In our last post on Broughton I showed you how to finish the flip-top openings. The thumbs in the same way, by removing the scrap yarn and returning the held stitches to the needles. Each thumb is worked from the chart like a miniature mitten tip. Once the thumbs are complete you'll be ready to add the linings, which this post will go over.
The linings are attached to the mittens from the beginning, rather than sewn in, and are worked by picking up stitches around the inside edge of the cuff. If you skipped the braided cast on simply pick up stitches along the cast on edge with the mitten towards you and the right side facing outwards.
If you worked the braided cast on, you'll pick up your stitches from the purl bumps of the first round above the cast on so that the braid remains on the outside.
The mitten lining is worked like a plain version of the mitten, and finished with ribbing. The afterthought thumbs are worked in the same way as the mitten thumbs.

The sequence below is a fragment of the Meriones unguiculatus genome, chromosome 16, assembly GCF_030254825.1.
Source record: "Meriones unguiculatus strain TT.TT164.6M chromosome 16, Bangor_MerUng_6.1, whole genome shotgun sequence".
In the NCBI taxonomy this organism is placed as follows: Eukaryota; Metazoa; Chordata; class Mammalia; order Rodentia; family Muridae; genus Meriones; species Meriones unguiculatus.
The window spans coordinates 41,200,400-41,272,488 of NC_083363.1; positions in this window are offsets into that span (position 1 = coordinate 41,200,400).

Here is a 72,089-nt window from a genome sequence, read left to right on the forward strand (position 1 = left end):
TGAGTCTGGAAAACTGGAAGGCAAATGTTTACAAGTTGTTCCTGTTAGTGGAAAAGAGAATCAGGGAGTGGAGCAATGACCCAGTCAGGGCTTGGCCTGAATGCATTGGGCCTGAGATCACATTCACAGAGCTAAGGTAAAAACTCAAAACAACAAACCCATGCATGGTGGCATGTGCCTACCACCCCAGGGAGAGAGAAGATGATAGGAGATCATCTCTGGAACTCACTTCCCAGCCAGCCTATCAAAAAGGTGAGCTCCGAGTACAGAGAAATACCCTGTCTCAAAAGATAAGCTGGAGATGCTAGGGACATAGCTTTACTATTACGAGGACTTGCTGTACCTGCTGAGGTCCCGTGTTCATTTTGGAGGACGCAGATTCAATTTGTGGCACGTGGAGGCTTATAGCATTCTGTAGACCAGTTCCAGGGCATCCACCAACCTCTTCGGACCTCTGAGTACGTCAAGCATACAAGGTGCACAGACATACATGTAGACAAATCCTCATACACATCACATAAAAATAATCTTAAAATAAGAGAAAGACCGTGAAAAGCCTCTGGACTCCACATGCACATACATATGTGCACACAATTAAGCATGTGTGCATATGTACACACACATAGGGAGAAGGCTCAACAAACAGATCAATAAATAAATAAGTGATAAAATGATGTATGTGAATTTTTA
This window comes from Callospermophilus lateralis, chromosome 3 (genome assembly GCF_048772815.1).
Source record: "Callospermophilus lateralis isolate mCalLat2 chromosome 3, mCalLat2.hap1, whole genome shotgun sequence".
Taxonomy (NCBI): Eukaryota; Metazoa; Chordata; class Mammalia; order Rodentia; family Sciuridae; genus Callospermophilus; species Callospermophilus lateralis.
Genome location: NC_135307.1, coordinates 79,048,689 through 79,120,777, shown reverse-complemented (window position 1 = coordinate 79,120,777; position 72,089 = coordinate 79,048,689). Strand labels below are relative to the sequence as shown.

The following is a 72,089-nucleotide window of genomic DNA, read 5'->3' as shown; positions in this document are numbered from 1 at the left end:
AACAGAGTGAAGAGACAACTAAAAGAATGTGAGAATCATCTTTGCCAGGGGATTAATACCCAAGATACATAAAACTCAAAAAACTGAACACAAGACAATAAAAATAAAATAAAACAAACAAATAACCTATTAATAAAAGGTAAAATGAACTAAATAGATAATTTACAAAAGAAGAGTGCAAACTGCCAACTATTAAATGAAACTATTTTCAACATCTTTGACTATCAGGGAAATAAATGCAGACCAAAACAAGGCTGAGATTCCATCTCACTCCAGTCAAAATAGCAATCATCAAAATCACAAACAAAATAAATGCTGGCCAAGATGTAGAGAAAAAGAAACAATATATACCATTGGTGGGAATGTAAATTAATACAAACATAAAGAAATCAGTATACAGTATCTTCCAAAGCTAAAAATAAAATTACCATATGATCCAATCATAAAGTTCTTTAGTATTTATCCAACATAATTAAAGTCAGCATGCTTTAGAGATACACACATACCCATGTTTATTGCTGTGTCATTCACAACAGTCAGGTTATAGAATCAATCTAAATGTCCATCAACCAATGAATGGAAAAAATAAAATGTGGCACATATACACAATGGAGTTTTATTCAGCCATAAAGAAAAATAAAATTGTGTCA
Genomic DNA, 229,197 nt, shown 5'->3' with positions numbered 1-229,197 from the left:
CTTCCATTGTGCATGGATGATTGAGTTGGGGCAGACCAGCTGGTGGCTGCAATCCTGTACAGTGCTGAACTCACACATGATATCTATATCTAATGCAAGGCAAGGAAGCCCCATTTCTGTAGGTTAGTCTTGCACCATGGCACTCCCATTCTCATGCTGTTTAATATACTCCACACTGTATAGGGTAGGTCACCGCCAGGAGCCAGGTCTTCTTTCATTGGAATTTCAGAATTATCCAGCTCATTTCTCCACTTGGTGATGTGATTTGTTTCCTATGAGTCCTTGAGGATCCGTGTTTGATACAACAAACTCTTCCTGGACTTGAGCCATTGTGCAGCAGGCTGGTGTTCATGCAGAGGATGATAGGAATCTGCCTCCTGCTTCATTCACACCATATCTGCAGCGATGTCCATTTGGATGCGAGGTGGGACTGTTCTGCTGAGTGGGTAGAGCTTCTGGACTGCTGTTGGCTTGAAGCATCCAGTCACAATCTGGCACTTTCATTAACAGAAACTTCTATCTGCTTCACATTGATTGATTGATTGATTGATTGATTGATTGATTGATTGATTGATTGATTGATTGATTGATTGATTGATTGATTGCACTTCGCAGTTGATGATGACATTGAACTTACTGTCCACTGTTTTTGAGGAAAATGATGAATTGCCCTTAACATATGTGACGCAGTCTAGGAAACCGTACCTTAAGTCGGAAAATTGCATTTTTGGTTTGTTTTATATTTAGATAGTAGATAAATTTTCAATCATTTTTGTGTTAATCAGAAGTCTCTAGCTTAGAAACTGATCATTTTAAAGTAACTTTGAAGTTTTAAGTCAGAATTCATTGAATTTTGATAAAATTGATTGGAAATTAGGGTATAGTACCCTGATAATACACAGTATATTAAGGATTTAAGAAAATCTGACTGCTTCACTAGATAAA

If you skipped the flip-top openings and live somewhere really cold where you want the extra layer on your finger tips you could continue the linings to be full length by copying the mitten shaping.
Block the mittens with the linings pulled out.
After blocking bring the lining to the inside and stitch the bound off edge of the flip-top opening to the base of the ribbing on the lining. Contrast colour used for illustration purposes!Read all colourwork club blog posts.
If you're not a member of the Colourwork Club all three patterns can be purchased together here.
Do you struggle with tight bind offs? Whether you’re knitting a toe-up sock, a top-down sweater, or a lacy shawl, a bind off that’s too tight can really get in the way of enjoying your finished project! Here are 3 easy methods to work a stretchy bind-off without sewing.